The last time the U.S. Supreme Court intervened in the travel ban cases, it ordered two circuit courts then considering travel ban challenges to render their decisions quickly.
A month later, one of those courts, the 4th U.S. Circuit Court of Appeals, has yet to produce its opinion on the administration’s latest travel sanctions. This continued delay suggests that the court is strategically withholding its ruling, so as to sabotage President Donald Trump’s signature immigration policy.
Here’s how that could happen.
In December, the Supreme Court issued an order lifting lower court injunctions barring enforcement of the third iteration of Trump’s travel sanctions. At that time, there were two separate challenges to the ban in the federal courts: one in the 4th Circuit, the other in the 9th Circuit.
The justices ordered those two courts to “render [their] decision with appropriate dispatch.” Such language is highly unusual in a Supreme Court order, and indicated that the justices hope to take up the cases themselves as soon as possible. Timing is of the essence here because the Court is quickly filling its schedule for the rest of the term. A final schedule for any given SCOTUS term, which ends in June, is generally set by the end of January.
In order for the Court to review these two cases and issue an opinion before the end of the current term, the 4th and 9th Circuits must issue opinions as soon as possible — before the end of January at the latest. After that point, it becomes quite unlikely that the justices could hear and decide the travel ban cases this term.
Recognizing these logistical challenges, the 9th Circuit produced its ruling on Dec. 22. As in previous cases, the court found the travel sanctions unlawful. The 9th Circuit’s opinion has two rationales: It found the president’s order violated a provision of the Immigration and Nationality Act (INA) that forbids discrimination in the issuance of visas on the basis of nationality, as well as constitutional separation of powers principles.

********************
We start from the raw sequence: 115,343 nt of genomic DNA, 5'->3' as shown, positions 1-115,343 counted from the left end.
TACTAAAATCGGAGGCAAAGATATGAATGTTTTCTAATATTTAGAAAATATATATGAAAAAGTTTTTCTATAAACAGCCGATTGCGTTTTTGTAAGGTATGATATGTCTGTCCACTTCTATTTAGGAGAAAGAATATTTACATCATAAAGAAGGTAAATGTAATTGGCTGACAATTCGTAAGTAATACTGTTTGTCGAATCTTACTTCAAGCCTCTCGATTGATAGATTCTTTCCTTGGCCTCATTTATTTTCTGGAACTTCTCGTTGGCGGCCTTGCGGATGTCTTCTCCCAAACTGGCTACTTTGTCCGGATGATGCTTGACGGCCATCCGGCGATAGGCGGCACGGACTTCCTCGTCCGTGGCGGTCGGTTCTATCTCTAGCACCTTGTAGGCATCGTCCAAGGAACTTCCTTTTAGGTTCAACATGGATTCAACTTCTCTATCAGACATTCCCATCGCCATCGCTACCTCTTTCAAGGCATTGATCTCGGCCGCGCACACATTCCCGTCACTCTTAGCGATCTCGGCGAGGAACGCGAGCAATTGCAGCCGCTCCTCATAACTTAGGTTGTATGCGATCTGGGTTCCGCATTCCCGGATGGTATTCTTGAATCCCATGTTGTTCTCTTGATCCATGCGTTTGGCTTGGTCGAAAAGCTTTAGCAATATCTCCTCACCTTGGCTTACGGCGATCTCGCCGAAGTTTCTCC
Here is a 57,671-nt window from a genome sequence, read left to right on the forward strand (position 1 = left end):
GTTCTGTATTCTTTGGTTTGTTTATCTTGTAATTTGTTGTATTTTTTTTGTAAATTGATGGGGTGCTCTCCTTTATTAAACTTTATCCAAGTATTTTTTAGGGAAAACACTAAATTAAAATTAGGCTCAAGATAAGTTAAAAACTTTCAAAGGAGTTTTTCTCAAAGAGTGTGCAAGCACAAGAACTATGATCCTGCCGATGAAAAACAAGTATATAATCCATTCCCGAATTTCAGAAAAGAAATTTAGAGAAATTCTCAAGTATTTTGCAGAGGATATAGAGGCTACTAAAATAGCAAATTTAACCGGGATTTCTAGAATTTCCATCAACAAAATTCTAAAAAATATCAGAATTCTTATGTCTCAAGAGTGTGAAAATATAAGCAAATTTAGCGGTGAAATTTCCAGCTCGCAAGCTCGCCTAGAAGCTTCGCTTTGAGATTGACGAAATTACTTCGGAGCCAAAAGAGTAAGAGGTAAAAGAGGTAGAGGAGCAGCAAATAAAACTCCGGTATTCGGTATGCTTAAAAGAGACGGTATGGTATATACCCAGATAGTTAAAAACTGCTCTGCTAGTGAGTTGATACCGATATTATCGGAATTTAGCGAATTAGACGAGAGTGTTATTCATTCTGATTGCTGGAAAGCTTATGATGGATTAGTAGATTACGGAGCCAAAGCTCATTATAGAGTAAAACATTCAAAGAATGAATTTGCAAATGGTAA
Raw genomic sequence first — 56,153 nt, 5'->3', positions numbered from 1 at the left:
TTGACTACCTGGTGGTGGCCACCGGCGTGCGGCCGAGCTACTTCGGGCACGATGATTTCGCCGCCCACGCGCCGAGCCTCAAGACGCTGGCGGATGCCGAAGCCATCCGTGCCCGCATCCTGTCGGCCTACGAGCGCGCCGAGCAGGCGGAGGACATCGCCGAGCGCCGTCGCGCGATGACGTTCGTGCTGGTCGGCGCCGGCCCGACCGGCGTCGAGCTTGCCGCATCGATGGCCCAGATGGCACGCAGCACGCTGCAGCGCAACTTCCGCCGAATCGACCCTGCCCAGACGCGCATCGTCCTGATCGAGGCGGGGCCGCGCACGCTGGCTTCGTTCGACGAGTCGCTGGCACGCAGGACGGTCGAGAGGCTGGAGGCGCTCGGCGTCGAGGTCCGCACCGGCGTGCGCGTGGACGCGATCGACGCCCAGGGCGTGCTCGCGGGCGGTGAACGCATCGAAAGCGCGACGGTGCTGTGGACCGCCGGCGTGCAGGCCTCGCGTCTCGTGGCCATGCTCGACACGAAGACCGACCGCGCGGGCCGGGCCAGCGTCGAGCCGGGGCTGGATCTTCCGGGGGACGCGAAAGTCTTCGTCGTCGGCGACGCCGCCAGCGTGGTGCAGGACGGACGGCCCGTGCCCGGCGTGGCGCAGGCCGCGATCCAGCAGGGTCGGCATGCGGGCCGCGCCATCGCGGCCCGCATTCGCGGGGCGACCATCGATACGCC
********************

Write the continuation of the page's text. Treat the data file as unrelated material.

The Trump administration appealed this ruling to the Supreme Court Friday.
Despite the Supreme Court’s command, the 4th Circuit has not released its ruling. It is not clear when their ruling might be released. The longer the 4th Circuit waits, the more it appears that the court is purposefully withholding its ruling to ensure that it can’t be reviewed by the Supreme Court until much later this year.
This strategy — sit on the opinion for as long as possible — requires that the 4th Circuit issue a ruling on different grounds than the 9th Circuit’s, since a Supreme Court ruling overturning the 9th Circuit would also vacate the 4th Circuit’s ruling if they are based on the same principles.
If the 4th Circuit follows its previous trajectory, it is likely to do so. The court previously found that the travel ban violates the Constitution’s establishment clause, which forbids the government from favoring one religion over another. The court reasoned that Trump’s tweets and campaign statements reveal animus towards Islam, and that the travel ban is a manifestation of anti-Muslim bigotry.
This rationale is quite different than the 9th Circuit’s. Therefore, if the 4th Circuit waits just a few more months — or perhaps just weeks — to issue an opinion blocking the travel ban on establishment clause grounds, its quite possible the policy will be stalled for many months, since the Supreme Court will not have an opportunity to review the ruling until October, if not later.
It’s also worth noting that a particularly dogged skeptic of the travel ban, Judge James Wynn, sits on the 4th Circuit. Wynn, for example, compared the president’s second travel ban to the internment of Japanese Americans during World War II during a May 2017 oral argument concerning an earlier version of the policy. During the latest round of litigation, he suggested that the government was asking the court to ignore the reality of Trump’s alleged bigotry.
Given Wynn’s well-established anti-travel ban bona fides, it’s possible that Wynn himself is withholding a concurring opinion or a dissent, thereby preventing the 4th Circuit from releasing its ruling, and the Trump administration from implementing its travel sanctions.